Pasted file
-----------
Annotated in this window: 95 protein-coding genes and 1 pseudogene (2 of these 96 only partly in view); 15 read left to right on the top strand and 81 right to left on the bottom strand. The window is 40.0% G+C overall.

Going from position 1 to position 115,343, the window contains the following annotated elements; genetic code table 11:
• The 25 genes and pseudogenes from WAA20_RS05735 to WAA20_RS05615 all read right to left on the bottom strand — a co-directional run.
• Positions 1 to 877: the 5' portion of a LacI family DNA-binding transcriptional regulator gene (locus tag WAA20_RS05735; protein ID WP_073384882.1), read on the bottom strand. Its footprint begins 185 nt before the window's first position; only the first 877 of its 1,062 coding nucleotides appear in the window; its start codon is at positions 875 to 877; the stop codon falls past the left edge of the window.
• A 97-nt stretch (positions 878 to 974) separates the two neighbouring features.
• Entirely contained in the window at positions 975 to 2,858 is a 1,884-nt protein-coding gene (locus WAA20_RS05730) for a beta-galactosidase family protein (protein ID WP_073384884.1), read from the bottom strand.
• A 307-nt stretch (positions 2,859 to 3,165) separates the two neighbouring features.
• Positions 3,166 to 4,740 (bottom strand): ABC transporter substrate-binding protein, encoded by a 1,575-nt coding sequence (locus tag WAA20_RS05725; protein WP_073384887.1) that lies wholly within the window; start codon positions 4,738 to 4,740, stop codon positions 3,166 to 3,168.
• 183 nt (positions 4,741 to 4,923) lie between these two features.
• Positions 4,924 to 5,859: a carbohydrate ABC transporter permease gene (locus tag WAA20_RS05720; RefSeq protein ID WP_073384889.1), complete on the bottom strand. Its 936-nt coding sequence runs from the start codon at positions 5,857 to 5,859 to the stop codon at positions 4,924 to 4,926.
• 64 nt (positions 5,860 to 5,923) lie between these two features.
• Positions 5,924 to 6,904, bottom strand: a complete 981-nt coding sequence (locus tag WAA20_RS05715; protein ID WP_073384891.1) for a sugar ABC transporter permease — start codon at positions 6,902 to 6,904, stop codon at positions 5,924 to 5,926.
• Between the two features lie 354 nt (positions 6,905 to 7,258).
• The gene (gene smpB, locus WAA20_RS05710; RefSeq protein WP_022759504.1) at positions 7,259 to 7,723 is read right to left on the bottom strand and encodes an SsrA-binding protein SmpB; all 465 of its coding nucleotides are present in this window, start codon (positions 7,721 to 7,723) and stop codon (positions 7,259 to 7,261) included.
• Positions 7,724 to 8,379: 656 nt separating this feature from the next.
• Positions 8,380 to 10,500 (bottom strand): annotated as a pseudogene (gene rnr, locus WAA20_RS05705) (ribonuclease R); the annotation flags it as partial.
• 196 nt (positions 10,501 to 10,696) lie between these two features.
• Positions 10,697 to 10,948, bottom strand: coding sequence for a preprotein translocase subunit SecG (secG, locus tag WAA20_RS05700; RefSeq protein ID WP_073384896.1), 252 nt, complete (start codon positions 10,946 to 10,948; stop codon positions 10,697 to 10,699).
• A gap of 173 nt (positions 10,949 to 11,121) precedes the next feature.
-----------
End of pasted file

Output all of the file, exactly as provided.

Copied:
Annotated in this window: 95 protein-coding genes and 1 pseudogene (2 of these 96 only partly in view); 15 read left to right on the top strand and 81 right to left on the bottom strand. The window is 40.0% G+C overall.

Going from position 1 to position 115,343, the window contains the following annotated elements; genetic code table 11:
• The 25 genes and pseudogenes from WAA20_RS05735 to WAA20_RS05615 all read right to left on the bottom strand — a co-directional run.
• Positions 1 to 877: the 5' portion of a LacI family DNA-binding transcriptional regulator gene (locus tag WAA20_RS05735; protein ID WP_073384882.1), read on the bottom strand. Its footprint begins 185 nt before the window's first position; only the first 877 of its 1,062 coding nucleotides appear in the window; its start codon is at positions 875 to 877; the stop codon falls past the left edge of the window.
• A 97-nt stretch (positions 878 to 974) separates the two neighbouring features.
• Entirely contained in the window at positions 975 to 2,858 is a 1,884-nt protein-coding gene (locus WAA20_RS05730) for a beta-galactosidase family protein (protein ID WP_073384884.1), read from the bottom strand.
• A 307-nt stretch (positions 2,859 to 3,165) separates the two neighbouring features.
• Positions 3,166 to 4,740 (bottom strand): ABC transporter substrate-binding protein, encoded by a 1,575-nt coding sequence (locus tag WAA20_RS05725; protein WP_073384887.1) that lies wholly within the window; start codon positions 4,738 to 4,740, stop codon positions 3,166 to 3,168.
• 183 nt (positions 4,741 to 4,923) lie between these two features.
• Positions 4,924 to 5,859: a carbohydrate ABC transporter permease gene (locus tag WAA20_RS05720; RefSeq protein ID WP_073384889.1), complete on the bottom strand. Its 936-nt coding sequence runs from the start codon at positions 5,857 to 5,859 to the stop codon at positions 4,924 to 4,926.
• 64 nt (positions 5,860 to 5,923) lie between these two features.
• Positions 5,924 to 6,904, bottom strand: a complete 981-nt coding sequence (locus tag WAA20_RS05715; protein ID WP_073384891.1) for a sugar ABC transporter permease — start codon at positions 6,902 to 6,904, stop codon at positions 5,924 to 5,926.
• Between the two features lie 354 nt (positions 6,905 to 7,258).
• The gene (gene smpB, locus WAA20_RS05710; RefSeq protein WP_022759504.1) at positions 7,259 to 7,723 is read right to left on the bottom strand and encodes an SsrA-binding protein SmpB; all 465 of its coding nucleotides are present in this window, start codon (positions 7,721 to 7,723) and stop codon (positions 7,259 to 7,261) included.
• Positions 7,724 to 8,379: 656 nt separating this feature from the next.
• Positions 8,380 to 10,500 (bottom strand): annotated as a pseudogene (gene rnr, locus WAA20_RS05705) (ribonuclease R); the annotation flags it as partial.
• 196 nt (positions 10,501 to 10,696) lie between these two features.
• Positions 10,697 to 10,948, bottom strand: coding sequence for a preprotein translocase subunit SecG (secG, locus tag WAA20_RS05700; RefSeq protein ID WP_073384896.1), 252 nt, complete (start codon positions 10,946 to 10,948; stop codon positions 10,697 to 10,699).
• A gap of 173 nt (positions 10,949 to 11,121) precedes the next feature.